Thursday, May 08, 2008

The World According to Monsanto

The World According to Monsanto

On March 11 a new documentary was aired on French television. It is a documentary most Americans will never see, explaining how the gigantic biotech corporation Monsanto is threatening to destroy the agricultural biodiversity which has served mankind for thousands of years.

For millennia, farmers have saved seeds from season to season. But when Monsanto developed GM seeds that would resist its own herbicide, Roundup, Monsanto patented the seeds. For nearly all of its history the United States Patent and Trademark Office refused to grant patents on seeds, viewing them as life-forms with too many variables to be patented. But in 1980 the U.S. Supreme Court allowed for seed patents in a five-to-four decision, laying the groundwork for a handful of corporations to begin taking control of the world's food supply.

Since the 1980s, Monsanto has become the world leader in genetic modification of seeds and has won 674 biotechnology patents, more than any other company. Farmers who buy Monsanto's Roundup Ready seeds are required to sign an agreement promising not to save the seed produced after each harvest for re-planting, or to sell the seed to other farmers. This means that farmers must buy new seed every year.

Monsanto puts pressure on farmers, farmers' co-ops, seed dealers, and anyone else it suspects may have infringed its patents of genetically modified seeds. To do this, Monsanto relies on a shadowy army of private investigators and agents. They secretly videotape and photograph farmers, store owners, and co-ops. They infiltrate community meetings. They gather information from informants about farming activities.

Some Monsanto agents pretend to be surveyors. Others confront farmers on their land and try to pressure them to sign papers giving Monsanto access to their private records. Farmers call them the "seed police" and use words such as "Gestapo" and "Mafia" to describe their tactics.

The World According to MonsantoWatch the documentary

Download the Video
The DVD Torrent fileWorld According to Monsanto - DVDRip English

Le Monde Selon Monsanto, the French DVD

Monsanto Wikipedia

How your diet affects global climate change


Food accounts for 13% of all Greenhouse Gas emissions.

Red meat and dairy are responsible for nearly half of all greenhouse gas emissions from food for an average U.S. household.

Replacing red meat and dairy with chicken, fish, or eggs in your diet for one day per week reduces emissions equal to 760 miles per year of driving.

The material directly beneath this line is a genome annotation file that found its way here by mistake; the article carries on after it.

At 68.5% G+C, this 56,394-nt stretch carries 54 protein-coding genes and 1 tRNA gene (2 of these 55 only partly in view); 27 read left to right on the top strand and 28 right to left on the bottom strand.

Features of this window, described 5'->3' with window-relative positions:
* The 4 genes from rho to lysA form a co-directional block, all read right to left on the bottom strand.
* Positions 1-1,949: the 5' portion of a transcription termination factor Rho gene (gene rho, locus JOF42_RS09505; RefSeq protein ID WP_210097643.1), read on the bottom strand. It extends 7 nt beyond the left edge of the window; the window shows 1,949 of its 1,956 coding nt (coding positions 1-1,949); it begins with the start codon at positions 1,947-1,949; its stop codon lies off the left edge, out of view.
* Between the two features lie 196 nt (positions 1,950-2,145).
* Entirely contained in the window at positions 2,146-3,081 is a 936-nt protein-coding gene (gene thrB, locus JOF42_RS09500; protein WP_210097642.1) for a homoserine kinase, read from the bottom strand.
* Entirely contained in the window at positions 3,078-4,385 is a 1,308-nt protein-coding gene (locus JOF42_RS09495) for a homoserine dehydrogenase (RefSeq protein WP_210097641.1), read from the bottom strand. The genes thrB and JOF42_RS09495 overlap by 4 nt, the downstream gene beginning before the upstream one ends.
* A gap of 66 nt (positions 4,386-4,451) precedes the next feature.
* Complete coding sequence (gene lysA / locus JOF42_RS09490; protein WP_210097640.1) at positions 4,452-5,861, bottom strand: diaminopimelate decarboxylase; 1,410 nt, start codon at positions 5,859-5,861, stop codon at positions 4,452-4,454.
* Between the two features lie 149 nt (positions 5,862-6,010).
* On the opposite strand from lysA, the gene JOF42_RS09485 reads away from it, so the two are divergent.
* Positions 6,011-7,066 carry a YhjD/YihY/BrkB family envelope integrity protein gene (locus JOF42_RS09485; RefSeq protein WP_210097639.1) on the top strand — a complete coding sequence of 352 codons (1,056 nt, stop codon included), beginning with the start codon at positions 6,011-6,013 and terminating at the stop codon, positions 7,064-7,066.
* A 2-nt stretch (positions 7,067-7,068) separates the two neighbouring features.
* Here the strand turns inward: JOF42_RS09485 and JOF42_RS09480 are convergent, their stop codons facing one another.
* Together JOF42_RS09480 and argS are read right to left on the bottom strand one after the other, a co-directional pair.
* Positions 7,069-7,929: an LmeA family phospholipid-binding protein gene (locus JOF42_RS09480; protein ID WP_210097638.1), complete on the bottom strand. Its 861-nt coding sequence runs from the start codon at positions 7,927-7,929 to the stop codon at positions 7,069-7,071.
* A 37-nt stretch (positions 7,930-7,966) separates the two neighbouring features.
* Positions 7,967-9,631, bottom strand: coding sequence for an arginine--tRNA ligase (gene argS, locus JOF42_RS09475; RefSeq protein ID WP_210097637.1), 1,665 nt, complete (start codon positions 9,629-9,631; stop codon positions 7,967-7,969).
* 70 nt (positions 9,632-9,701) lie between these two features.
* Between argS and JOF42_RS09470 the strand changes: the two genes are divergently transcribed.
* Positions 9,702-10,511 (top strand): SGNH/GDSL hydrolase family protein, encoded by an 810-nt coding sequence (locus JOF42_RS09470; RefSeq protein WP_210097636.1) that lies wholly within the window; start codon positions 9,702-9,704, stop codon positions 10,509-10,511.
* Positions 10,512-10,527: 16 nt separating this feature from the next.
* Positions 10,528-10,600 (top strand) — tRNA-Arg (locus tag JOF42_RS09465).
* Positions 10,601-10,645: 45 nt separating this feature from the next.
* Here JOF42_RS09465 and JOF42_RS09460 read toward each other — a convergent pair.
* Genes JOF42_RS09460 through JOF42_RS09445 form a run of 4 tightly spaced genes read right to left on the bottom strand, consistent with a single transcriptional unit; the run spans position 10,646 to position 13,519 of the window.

Switching to vegetables one day per week cuts the equivalent of driving 1160 miles per year.

Learn more:

Rip Out Your Lawn

SUSTAINABILITY TIP & QUOTE OF THE WEEK:RIP OUT YOUR LAWN..."But the act I want to talk about is growing some, even just a little, of your own food. Rip out your lawn, if you have one, and if you don't, look into getting a plot in a community garden. Measured against the problem we face, planting a garden sounds pretty benign, I know, but in fact it's one of the most powerful things an individual can do to reduce your carbon footprint, sure, but more important, to reduce your sense of dependence and dividedness: to change the cheap-energy mind."

An excerpt from author Michael Pollan's editorial in the New York Times this week on dealing with Climate Change in your everyday life.

A few words from Phiya Kushi

"It has become clear to me that many macrobiotic promoters have unintentionally turned macrobiotics into a religion. It is subtle but it is done the moment when someone suggests that certain behaviors dictate or define whether or not someone "is" macrobiotic or not. This includes if a person chooses to eat meat, dairy or junk food. Religion, as Karen Armstrong so brilliantly pointed is not about belief systems but is about behaviors. When macrobiotic teachers start dictating that certain behaviors determine whether someone is macrobiotic they are passing judgment on people and preaching a new religion. I was guilty of this as well. But macrobiotics is not a religion. People are free to to do and behave as they please including what food choices they make. Macrobiotics is, instead, a field of study, of exploration and self-discovery. Macrobiotic is experiential and is about learning and growing. The true aim of macrobiotics is to set people free, not to limit and enslave them into a rigid structure and set of rules of conduct and behavior. I make food suggestions to people only because they ask me, not because I believe that they should behave in a certain way. People are free to do as they please as long they are not harming themselves or others. I hope that macrobiotic promoters can take a hard look at themselves and see if they are inadvertently promoting a religion or not." Phiya Kushi Apr 30 2008